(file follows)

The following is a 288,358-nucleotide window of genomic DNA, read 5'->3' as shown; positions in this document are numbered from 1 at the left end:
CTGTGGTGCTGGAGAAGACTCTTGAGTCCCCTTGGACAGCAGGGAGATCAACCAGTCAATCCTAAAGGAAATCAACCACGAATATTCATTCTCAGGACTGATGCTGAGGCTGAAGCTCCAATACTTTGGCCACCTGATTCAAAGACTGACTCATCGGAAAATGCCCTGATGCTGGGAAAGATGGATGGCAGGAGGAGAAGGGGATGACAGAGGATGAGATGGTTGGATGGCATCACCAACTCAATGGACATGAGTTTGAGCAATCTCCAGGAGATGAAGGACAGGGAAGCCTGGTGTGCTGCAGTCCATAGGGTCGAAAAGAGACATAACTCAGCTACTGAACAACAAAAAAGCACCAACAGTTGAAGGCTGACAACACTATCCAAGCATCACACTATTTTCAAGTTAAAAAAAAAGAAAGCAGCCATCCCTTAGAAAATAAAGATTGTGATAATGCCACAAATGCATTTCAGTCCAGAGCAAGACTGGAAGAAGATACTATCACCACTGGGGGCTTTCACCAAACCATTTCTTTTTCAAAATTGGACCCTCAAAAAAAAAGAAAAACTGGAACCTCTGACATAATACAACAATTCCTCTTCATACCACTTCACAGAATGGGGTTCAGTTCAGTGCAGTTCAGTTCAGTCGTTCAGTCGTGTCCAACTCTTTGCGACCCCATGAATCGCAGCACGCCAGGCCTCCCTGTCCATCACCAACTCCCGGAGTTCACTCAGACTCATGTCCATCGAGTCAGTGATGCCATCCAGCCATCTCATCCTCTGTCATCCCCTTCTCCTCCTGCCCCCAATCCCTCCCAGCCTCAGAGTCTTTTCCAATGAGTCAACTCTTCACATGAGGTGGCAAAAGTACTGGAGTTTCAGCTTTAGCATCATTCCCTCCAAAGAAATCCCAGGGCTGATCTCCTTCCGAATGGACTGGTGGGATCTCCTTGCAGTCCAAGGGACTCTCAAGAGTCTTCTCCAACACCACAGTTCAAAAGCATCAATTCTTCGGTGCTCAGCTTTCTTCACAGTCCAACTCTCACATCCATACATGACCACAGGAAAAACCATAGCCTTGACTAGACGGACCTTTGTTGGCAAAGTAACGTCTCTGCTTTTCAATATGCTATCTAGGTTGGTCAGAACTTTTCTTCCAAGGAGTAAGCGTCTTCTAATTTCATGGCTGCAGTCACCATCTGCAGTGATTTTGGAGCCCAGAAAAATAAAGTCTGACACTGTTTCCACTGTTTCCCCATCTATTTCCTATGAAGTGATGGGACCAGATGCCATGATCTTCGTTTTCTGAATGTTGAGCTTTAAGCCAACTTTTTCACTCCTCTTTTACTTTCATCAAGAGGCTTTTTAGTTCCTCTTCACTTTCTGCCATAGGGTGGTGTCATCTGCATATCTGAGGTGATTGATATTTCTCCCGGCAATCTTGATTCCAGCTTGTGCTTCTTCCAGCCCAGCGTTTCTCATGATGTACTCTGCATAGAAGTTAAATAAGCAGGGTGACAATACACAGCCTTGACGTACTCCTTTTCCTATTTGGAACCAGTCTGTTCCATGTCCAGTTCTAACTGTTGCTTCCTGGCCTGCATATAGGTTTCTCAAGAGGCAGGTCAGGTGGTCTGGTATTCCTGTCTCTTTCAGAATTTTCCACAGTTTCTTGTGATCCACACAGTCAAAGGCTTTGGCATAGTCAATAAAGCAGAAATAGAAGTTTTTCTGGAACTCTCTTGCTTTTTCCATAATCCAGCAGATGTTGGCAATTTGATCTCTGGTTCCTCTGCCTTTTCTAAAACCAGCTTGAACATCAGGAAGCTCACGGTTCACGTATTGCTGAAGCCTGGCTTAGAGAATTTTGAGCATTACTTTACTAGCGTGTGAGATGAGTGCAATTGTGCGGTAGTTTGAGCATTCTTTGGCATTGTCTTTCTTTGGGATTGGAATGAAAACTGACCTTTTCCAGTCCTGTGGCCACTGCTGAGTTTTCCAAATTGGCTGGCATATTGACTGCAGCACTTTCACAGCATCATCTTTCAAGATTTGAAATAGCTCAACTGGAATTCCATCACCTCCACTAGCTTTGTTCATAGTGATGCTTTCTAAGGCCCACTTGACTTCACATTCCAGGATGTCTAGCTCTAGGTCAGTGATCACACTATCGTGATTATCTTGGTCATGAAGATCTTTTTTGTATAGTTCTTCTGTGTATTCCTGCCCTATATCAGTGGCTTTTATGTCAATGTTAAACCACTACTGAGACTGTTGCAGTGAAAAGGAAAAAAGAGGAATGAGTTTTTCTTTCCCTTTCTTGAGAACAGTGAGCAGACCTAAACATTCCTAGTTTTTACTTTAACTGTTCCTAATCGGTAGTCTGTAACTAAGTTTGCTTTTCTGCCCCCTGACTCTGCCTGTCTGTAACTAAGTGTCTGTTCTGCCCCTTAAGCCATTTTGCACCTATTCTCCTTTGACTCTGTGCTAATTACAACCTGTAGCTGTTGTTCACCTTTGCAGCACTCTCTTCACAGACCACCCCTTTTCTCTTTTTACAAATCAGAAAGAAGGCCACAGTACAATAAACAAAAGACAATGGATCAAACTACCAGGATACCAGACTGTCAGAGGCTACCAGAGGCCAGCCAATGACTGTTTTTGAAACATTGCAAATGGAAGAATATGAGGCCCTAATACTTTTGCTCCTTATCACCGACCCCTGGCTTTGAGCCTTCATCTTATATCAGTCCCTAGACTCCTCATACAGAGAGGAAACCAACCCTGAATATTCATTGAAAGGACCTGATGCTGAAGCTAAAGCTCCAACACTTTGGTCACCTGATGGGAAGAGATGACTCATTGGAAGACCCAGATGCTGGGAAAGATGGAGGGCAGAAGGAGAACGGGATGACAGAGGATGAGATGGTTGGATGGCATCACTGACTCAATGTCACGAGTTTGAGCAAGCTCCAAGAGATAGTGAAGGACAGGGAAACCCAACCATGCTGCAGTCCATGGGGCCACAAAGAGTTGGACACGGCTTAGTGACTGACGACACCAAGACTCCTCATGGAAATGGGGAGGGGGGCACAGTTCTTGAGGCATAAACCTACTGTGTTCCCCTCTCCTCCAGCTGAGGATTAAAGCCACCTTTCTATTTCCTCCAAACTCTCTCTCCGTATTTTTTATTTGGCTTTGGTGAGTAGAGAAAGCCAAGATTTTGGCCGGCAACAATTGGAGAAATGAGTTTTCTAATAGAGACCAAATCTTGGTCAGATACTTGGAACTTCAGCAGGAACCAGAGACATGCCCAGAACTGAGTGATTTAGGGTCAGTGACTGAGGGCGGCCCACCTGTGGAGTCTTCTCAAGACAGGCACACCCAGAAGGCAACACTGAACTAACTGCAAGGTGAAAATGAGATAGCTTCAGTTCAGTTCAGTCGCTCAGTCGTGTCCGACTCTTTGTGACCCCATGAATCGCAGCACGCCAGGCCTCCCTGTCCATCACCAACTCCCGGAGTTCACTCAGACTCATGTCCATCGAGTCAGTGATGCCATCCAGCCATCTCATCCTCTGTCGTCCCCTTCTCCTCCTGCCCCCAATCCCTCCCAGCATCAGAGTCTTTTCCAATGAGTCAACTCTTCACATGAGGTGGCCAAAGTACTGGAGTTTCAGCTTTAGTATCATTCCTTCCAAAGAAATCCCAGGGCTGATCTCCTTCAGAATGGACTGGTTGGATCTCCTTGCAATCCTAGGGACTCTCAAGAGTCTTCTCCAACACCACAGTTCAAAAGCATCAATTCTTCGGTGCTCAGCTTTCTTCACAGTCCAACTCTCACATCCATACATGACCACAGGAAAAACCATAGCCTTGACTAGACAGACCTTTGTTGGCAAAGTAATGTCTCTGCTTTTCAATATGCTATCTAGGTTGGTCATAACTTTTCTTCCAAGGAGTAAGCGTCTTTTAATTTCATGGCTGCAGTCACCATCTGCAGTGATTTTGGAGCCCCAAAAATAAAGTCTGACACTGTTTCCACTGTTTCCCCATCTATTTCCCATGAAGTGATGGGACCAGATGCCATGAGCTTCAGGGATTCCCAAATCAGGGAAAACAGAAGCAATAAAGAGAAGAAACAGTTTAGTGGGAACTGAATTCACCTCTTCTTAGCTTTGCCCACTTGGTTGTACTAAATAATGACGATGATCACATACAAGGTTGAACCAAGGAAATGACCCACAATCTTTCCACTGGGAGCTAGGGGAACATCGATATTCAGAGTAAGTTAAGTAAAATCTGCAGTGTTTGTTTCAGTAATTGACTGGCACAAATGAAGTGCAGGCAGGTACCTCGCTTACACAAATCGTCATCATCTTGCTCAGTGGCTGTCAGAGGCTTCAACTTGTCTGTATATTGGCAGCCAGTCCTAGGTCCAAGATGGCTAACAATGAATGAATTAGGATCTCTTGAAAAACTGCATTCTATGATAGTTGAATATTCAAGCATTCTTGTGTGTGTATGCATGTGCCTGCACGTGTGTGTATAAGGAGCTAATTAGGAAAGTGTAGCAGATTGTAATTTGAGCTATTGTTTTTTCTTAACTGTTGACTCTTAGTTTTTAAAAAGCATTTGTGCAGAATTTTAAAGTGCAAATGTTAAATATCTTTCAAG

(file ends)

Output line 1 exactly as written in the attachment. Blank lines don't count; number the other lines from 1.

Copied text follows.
The following is a 288,358-nucleotide window of genomic DNA, read 5'->3' as shown; positions in this document are numbered from 1 at the left end: